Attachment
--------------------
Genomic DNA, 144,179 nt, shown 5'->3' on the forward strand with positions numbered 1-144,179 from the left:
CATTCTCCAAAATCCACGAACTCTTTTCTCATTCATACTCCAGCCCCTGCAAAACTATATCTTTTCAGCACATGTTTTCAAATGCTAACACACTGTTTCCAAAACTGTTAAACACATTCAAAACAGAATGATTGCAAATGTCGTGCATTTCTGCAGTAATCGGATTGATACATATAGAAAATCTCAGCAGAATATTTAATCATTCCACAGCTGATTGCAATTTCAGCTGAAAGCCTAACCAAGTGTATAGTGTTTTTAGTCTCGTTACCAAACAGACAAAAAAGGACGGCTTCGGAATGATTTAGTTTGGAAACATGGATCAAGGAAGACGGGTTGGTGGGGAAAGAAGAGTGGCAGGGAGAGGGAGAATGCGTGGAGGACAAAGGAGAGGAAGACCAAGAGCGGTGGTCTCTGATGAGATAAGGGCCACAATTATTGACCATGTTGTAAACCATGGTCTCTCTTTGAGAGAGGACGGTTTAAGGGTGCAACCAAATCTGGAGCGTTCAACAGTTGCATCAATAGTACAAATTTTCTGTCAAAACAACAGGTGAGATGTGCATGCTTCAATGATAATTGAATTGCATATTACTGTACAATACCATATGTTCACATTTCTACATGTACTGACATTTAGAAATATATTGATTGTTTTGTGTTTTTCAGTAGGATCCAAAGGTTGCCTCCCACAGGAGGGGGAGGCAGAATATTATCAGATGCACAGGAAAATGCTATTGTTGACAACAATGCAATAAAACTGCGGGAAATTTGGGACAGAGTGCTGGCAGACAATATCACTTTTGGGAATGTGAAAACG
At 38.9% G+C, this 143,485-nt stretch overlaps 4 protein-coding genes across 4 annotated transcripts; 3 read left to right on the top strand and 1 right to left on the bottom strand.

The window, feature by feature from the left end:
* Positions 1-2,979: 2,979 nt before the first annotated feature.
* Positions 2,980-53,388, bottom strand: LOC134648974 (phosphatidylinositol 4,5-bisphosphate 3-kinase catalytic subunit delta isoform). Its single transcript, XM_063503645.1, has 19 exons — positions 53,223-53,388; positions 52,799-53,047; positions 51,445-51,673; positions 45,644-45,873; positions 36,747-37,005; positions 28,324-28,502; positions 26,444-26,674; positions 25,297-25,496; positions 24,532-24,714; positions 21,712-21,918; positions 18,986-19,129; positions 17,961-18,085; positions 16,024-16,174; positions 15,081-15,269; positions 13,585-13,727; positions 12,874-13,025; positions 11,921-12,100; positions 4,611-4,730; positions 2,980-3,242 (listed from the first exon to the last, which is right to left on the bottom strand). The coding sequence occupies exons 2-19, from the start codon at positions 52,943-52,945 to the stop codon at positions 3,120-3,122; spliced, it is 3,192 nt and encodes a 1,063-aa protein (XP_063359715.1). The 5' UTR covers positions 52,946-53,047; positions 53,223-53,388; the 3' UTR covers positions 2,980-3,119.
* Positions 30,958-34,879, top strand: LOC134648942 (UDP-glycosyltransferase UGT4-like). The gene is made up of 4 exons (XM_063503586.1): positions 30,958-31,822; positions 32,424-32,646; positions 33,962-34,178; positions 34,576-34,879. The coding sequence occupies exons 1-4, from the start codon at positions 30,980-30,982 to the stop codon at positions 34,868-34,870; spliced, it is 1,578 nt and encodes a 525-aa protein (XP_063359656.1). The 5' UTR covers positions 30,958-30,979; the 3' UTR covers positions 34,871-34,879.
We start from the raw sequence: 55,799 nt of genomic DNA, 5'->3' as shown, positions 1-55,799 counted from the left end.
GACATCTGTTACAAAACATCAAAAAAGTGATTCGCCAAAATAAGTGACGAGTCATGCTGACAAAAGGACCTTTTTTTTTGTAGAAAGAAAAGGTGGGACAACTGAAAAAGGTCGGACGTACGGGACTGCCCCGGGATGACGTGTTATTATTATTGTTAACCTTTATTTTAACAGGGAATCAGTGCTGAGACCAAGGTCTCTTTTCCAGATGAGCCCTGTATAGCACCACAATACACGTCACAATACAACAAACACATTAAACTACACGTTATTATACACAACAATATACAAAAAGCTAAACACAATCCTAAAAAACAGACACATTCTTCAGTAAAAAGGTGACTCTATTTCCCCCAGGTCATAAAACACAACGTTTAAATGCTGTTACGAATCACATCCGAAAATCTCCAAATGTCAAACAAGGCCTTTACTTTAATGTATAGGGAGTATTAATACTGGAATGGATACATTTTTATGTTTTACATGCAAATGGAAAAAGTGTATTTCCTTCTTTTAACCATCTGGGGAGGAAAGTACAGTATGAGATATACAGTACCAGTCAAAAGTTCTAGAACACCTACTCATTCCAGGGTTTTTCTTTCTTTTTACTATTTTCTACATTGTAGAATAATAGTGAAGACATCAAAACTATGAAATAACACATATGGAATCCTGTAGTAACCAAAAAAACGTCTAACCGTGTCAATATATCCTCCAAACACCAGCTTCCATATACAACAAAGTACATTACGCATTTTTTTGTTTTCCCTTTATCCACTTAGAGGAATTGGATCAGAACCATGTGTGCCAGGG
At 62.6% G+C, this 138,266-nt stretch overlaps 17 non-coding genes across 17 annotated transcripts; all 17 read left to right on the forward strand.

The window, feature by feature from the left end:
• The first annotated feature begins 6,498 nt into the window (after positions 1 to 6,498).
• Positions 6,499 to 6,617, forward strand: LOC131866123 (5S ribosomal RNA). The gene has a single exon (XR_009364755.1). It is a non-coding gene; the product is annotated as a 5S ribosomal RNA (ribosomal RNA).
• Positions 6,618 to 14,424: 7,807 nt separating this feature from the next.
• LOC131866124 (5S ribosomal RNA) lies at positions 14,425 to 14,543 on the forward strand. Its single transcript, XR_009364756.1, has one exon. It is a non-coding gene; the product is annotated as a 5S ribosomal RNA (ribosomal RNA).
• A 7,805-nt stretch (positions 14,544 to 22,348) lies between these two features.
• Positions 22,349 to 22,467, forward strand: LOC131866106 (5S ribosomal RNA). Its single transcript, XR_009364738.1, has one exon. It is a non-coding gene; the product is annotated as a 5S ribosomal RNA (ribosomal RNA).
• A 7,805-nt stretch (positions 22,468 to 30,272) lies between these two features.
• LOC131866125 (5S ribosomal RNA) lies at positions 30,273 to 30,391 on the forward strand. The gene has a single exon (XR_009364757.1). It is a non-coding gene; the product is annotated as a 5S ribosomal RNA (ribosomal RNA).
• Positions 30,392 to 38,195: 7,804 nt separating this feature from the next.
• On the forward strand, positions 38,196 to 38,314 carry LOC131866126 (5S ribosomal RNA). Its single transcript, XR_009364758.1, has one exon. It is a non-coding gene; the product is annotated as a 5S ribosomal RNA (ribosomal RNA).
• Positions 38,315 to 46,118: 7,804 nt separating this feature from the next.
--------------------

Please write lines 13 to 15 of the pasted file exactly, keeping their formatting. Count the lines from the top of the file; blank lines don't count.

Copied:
• Positions 6,499 to 6,617, forward strand: LOC131866123 (5S ribosomal RNA). The gene has a single exon (XR_009364755.1). It is a non-coding gene; the product is annotated as a 5S ribosomal RNA (ribosomal RNA).
• Positions 6,618 to 14,424: 7,807 nt separating this feature from the next.
• LOC131866124 (5S ribosomal RNA) lies at positions 14,425 to 14,543 on the forward strand. Its single transcript, XR_009364756.1, has one exon. It is a non-coding gene; the product is annotated as a 5S ribosomal RNA (ribosomal RNA).